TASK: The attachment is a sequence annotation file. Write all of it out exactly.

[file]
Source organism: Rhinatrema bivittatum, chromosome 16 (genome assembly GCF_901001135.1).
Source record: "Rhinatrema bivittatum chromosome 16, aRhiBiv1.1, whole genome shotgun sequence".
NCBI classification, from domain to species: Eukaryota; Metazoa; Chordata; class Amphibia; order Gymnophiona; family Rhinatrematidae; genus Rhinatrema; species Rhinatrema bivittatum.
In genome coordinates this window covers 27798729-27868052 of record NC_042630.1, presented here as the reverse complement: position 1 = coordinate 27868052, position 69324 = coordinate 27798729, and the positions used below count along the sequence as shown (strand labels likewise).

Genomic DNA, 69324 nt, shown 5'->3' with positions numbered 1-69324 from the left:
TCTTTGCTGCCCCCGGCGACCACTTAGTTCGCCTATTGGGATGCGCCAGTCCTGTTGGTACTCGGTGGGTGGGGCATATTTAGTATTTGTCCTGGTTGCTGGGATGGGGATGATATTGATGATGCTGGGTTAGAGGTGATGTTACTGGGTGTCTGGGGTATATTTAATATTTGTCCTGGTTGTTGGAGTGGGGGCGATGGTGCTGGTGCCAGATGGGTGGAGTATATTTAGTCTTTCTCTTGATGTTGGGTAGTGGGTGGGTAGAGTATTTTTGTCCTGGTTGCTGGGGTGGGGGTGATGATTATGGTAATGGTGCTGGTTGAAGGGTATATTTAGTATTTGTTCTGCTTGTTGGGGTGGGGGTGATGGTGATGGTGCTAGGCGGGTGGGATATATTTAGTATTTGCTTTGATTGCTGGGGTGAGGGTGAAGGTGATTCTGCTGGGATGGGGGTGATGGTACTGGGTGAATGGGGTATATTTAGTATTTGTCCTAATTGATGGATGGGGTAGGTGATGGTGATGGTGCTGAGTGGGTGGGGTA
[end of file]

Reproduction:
Source organism: Rhinatrema bivittatum, chromosome 16 (genome assembly GCF_901001135.1).
Source record: "Rhinatrema bivittatum chromosome 16, aRhiBiv1.1, whole genome shotgun sequence".
NCBI classification, from domain to species: Eukaryota; Metazoa; Chordata; class Amphibia; order Gymnophiona; family Rhinatrematidae; genus Rhinatrema; species Rhinatrema bivittatum.
In genome coordinates this window covers 27798729-27868052 of record NC_042630.1, presented here as the reverse complement: position 1 = coordinate 27868052, position 69324 = coordinate 27798729, and the positions used below count along the sequence as shown (strand labels likewise).

Genomic DNA, 69324 nt, shown 5'->3' with positions numbered 1-69324 from the left:
TCTTTGCTGCCCCCGGCGACCACTTAGTTCGCCTATTGGGATGCGCCAGTCCTGTTGGTACTCGGTGGGTGGGGCATATTTAGTATTTGTCCTGGTTGCTGGGATGGGGATGATATTGATGATGCTGGGTTAGAGGTGATGTTACTGGGTGTCTGGGGTATATTTAATATTTGTCCTGGTTGTTGGAGTGGGGGCGATGGTGCTGGTGCCAGATGGGTGGAGTATATTTAGTCTTTCTCTTGATGTTGGGTAGTGGGTGGGTAGAGTATTTTTGTCCTGGTTGCTGGGGTGGGGGTGATGATTATGGTAATGGTGCTGGTTGAAGGGTATATTTAGTATTTGTTCTGCTTGTTGGGGTGGGGGTGATGGTGATGGTGCTAGGCGGGTGGGATATATTTAGTATTTGCTTTGATTGCTGGGGTGAGGGTGAAGGTGATTCTGCTGGGATGGGGGTGATGGTACTGGGTGAATGGGGTATATTTAGTATTTGTCCTAATTGATGGATGGGGTAGGTGATGGTGATGGTGCTGAGTGGGTGGGGTA